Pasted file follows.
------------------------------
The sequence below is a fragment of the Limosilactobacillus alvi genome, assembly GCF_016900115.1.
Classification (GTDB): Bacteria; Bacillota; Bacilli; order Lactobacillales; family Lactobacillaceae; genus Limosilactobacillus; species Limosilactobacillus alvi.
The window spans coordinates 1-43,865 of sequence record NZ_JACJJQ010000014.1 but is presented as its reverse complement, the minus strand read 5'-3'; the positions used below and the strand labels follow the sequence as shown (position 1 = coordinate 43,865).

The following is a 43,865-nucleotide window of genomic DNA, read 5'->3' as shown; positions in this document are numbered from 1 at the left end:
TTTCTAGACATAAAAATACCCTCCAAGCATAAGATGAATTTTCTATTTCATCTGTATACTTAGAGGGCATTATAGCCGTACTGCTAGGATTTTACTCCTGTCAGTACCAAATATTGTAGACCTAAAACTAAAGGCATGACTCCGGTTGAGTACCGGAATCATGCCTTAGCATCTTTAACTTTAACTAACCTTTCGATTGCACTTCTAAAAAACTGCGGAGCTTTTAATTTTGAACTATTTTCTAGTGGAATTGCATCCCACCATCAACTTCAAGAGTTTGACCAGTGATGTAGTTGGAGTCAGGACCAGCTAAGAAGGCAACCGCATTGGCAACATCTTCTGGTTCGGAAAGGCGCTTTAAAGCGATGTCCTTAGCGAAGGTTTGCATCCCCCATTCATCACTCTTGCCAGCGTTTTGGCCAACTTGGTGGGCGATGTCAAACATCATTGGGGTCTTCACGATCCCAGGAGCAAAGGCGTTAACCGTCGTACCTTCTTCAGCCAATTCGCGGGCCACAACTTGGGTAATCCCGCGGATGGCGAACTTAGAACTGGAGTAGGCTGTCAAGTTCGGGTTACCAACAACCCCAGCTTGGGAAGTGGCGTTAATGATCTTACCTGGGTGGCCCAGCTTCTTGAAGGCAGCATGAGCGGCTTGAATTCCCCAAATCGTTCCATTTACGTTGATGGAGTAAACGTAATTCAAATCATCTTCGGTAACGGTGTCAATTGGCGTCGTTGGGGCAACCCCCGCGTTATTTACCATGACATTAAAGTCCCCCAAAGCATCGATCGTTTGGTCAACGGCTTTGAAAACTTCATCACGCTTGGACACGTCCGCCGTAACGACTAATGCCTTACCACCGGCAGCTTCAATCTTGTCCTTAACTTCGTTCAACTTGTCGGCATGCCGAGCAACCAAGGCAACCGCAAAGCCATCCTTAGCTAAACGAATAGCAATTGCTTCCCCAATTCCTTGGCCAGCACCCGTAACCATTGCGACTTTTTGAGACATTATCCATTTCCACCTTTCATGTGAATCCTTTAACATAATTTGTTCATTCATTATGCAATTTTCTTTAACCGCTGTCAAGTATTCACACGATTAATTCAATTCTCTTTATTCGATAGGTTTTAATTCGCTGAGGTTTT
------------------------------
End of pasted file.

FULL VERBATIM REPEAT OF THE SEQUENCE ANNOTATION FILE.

The sequence below is a fragment of the Limosilactobacillus alvi genome, assembly GCF_016900115.1.
Classification (GTDB): Bacteria; Bacillota; Bacilli; order Lactobacillales; family Lactobacillaceae; genus Limosilactobacillus; species Limosilactobacillus alvi.
The window spans coordinates 1-43,865 of sequence record NZ_JACJJQ010000014.1 but is presented as its reverse complement, the minus strand read 5'-3'; the positions used below and the strand labels follow the sequence as shown (position 1 = coordinate 43,865).

The following is a 43,865-nucleotide window of genomic DNA, read 5'->3' as shown; positions in this document are numbered from 1 at the left end:
TTTCTAGACATAAAAATACCCTCCAAGCATAAGATGAATTTTCTATTTCATCTGTATACTTAGAGGGCATTATAGCCGTACTGCTAGGATTTTACTCCTGTCAGTACCAAATATTGTAGACCTAAAACTAAAGGCATGACTCCGGTTGAGTACCGGAATCATGCCTTAGCATCTTTAACTTTAACTAACCTTTCGATTGCACTTCTAAAAAACTGCGGAGCTTTTAATTTTGAACTATTTTCTAGTGGAATTGCATCCCACCATCAACTTCAAGAGTTTGACCAGTGATGTAGTTGGAGTCAGGACCAGCTAAGAAGGCAACCGCATTGGCAACATCTTCTGGTTCGGAAAGGCGCTTTAAAGCGATGTCCTTAGCGAAGGTTTGCATCCCCCATTCATCACTCTTGCCAGCGTTTTGGCCAACTTGGTGGGCGATGTCAAACATCATTGGGGTCTTCACGATCCCAGGAGCAAAGGCGTTAACCGTCGTACCTTCTTCAGCCAATTCGCGGGCCACAACTTGGGTAATCCCGCGGATGGCGAACTTAGAACTGGAGTAGGCTGTCAAGTTCGGGTTACCAACAACCCCAGCTTGGGAAGTGGCGTTAATGATCTTACCTGGGTGGCCCAGCTTCTTGAAGGCAGCATGAGCGGCTTGAATTCCCCAAATCGTTCCATTTACGTTGATGGAGTAAACGTAATTCAAATCATCTTCGGTAACGGTGTCAATTGGCGTCGTTGGGGCAACCCCCGCGTTATTTACCATGACATTAAAGTCCCCCAAAGCATCGATCGTTTGGTCAACGGCTTTGAAAACTTCATCACGCTTGGACACGTCCGCCGTAACGACTAATGCCTTACCACCGGCAGCTTCAATCTTGTCCTTAACTTCGTTCAACTTGTCGGCATGCCGAGCAACCAAGGCAACCGCAAAGCCATCCTTAGCTAAACGAATAGCAATTGCTTCCCCAATTCCTTGGCCAGCACCCGTAACCATTGCGACTTTTTGAGACATTATCCATTTCCACCTTTCATGTGAATCCTTTAACATAATTTGTTCATTCATTATGCAATTTTCTTTAACCGCTGTCAAGTATTCACACGATTAATTCAATTCTCTTTATTCGATAGGTTTTAATTCGCTGAGGTTTT